The ~"backend complete" label is added to issues with multiple specializations (usually backend and frontend) to indicate that the backend component is complete. Add this label when the backend work is functionally complete, merged and verified but frontend, or other, work is ongoing.
The Plan:Project Management Build board always shows work in the current release, with workflow columns relevant to implementation. There is an additional column to show in-progress community contributions. Filtering it by ~backend shows issues for backend engineers to work on.
It's OK to not take the top item if you are not confident you can solve it, but please post in #s_plan if that's the case, as this probably means the issue should be better specified.
When an issue comes through that is both ~"severity::1" and ~"priority::1", our SLO requires that it be looked at right away. Other items being worked on should be postponed in favor of any investigations or work for the high severity/priority issue. When postponing an issue, engineers should leave a comment on the issue with a link to the high severity item that is being prioritized instead. Leaving a comment will help with communication with the cross-functional team and for historical tracking. The exception to this is if another ~"severity::1"/~"priority::1" issue is currently being worked on by an engineer. If this is the case, the engineer should make others on the team aware of the new issue on Slack but then keep working on the initial issue.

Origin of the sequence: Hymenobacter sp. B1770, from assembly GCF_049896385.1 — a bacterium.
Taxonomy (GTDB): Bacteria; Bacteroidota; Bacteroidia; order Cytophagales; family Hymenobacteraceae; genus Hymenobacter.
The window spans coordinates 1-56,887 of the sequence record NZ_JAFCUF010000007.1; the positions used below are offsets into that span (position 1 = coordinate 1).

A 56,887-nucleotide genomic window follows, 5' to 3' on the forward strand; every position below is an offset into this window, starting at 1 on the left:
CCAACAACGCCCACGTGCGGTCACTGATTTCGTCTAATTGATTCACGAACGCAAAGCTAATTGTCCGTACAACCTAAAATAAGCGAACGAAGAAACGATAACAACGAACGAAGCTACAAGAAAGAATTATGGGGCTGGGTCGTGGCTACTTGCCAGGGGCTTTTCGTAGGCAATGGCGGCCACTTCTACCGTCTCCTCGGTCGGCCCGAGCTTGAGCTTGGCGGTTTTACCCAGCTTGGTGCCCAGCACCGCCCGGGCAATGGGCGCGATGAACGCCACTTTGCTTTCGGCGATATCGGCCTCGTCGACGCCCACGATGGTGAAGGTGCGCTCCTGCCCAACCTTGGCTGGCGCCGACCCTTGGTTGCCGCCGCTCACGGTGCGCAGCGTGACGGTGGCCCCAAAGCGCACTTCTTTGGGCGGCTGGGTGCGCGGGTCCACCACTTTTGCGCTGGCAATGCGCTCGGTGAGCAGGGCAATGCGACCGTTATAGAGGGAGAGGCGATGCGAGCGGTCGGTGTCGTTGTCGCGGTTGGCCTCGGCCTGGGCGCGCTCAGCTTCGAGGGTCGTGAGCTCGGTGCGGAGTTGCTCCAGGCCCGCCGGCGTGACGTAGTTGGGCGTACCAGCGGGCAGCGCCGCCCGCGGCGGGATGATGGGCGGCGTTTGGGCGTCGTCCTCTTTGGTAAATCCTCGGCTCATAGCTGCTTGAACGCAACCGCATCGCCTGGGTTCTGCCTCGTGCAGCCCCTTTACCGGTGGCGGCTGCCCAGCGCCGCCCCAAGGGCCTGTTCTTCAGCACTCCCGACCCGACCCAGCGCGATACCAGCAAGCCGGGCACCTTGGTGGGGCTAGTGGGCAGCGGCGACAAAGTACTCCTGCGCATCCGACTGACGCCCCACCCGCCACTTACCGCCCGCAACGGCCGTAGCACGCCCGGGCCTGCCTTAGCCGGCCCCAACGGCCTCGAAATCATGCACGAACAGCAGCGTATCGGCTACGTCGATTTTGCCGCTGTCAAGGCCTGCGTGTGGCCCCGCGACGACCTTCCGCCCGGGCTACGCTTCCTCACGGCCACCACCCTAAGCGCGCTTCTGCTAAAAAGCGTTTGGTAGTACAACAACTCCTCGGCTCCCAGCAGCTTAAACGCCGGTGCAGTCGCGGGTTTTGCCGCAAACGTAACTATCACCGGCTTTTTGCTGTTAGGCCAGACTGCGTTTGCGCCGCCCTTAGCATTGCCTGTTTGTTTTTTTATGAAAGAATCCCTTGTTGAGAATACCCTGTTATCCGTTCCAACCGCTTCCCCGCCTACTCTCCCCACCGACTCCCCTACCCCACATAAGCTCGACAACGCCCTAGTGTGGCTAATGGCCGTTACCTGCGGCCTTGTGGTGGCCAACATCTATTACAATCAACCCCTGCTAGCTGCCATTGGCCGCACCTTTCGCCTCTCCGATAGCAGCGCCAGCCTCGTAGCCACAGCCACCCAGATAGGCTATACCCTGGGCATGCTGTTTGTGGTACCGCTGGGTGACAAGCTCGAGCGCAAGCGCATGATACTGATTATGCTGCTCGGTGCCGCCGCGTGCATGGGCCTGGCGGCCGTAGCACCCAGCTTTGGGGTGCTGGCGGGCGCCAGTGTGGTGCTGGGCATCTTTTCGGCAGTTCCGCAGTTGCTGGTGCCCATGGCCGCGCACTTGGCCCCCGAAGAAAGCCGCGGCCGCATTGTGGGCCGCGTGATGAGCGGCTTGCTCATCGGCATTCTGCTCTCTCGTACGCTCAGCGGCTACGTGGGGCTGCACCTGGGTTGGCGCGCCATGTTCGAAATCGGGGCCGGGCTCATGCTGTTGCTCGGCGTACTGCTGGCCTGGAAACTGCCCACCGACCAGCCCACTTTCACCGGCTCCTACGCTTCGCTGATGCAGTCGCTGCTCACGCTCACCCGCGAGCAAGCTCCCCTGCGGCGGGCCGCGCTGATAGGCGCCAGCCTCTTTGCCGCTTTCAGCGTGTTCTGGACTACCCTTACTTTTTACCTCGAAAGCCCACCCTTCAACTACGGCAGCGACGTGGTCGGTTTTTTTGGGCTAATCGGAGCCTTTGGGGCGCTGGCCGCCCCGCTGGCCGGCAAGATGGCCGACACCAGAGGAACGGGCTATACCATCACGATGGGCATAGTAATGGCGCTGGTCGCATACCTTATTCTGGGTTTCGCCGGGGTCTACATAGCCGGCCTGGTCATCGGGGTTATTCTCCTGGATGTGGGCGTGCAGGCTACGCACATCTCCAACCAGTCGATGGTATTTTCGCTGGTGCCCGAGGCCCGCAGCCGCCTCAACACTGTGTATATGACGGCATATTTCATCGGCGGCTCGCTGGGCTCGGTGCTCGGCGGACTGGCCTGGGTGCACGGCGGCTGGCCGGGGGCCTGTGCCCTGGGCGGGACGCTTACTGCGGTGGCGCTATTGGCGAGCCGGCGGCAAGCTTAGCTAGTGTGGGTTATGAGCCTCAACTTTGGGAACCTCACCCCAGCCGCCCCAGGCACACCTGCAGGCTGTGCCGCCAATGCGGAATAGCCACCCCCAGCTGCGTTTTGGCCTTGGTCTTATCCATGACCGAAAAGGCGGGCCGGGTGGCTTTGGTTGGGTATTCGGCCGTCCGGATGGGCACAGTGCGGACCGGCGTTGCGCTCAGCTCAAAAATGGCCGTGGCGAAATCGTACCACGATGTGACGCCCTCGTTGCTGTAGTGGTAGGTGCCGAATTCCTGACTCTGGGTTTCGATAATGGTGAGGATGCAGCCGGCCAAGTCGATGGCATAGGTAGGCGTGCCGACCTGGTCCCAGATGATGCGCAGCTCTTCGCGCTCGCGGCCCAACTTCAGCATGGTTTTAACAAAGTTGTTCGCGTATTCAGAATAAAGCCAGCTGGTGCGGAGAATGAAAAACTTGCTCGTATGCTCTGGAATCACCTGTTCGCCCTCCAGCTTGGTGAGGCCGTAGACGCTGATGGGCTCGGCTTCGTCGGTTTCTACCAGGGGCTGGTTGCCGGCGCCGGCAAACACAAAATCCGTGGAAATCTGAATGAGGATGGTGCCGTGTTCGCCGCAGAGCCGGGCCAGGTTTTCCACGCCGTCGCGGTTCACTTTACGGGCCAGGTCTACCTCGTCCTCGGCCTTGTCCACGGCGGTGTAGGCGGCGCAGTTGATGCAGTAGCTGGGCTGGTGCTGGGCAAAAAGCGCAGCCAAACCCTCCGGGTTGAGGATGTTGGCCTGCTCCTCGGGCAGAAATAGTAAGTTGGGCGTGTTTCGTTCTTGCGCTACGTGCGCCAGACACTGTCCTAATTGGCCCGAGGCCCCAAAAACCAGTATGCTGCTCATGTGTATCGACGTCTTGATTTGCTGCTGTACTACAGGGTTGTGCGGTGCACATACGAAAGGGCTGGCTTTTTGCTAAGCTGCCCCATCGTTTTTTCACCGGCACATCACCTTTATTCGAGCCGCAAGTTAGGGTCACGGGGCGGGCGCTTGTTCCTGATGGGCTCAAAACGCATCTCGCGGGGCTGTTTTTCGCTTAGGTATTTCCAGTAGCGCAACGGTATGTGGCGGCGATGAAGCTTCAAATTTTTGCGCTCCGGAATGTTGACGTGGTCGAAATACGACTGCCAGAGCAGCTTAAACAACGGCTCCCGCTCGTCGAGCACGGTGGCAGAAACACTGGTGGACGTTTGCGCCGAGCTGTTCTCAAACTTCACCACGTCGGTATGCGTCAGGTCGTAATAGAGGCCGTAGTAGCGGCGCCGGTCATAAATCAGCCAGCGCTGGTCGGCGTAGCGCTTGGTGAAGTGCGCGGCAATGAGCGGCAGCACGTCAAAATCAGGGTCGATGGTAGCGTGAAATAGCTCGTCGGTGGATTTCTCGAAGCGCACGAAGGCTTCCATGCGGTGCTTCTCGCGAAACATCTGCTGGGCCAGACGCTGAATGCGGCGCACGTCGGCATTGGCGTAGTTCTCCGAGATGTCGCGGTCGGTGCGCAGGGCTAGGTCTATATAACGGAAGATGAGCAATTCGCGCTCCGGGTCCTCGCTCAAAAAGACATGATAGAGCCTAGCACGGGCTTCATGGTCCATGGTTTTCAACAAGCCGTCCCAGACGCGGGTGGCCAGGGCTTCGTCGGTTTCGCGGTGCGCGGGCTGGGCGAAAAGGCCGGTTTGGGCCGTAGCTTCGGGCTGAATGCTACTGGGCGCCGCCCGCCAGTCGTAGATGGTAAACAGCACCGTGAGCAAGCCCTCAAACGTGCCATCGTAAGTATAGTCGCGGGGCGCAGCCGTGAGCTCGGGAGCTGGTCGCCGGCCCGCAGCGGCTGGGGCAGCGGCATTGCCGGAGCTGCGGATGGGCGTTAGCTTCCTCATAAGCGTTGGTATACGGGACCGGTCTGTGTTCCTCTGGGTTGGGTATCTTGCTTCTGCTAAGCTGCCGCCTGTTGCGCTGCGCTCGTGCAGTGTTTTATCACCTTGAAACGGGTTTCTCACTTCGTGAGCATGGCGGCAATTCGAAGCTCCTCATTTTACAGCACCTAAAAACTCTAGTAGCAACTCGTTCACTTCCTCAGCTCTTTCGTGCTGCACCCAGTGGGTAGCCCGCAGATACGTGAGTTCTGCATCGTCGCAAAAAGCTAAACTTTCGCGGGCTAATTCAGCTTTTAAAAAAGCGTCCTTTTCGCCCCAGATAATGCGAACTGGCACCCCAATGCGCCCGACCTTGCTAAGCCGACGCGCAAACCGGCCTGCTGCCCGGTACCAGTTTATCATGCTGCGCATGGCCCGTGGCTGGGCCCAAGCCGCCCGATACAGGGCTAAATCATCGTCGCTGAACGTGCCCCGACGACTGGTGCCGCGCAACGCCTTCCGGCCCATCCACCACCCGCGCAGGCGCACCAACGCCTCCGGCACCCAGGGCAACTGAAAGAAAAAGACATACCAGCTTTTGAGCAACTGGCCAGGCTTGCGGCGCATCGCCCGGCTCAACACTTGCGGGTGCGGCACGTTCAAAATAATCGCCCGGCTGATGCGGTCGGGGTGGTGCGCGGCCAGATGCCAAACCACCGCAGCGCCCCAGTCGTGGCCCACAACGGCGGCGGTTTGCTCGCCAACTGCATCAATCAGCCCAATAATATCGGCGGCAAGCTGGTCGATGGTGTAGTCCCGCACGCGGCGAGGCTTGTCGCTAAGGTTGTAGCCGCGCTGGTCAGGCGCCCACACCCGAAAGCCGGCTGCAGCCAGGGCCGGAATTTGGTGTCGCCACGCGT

Everyone at GitLab has the freedom to manage their work as they see fit, because we measure results, not hours. Part of this is the opportunity to work on items that aren't scheduled as part of the regular monthly release. This is mostly a reiteration of items elsewhere in the handbook, and it is here to make those explicit:
When you pick something to work on, please:
(Sisense↗) We also track our backlog of issues, including past due security and infradev issues, and total open System Usability Scale (SUS) impacting issues and bugs.
(Sisense↗) MR Type labels help us report what we're working on to industry analysts in a way that's consistent across the engineering department. The dashboard below shows the trend of MR Types over time and a list of merged MRs.
(Sisense↗) Flaky test are problematic for many reasons.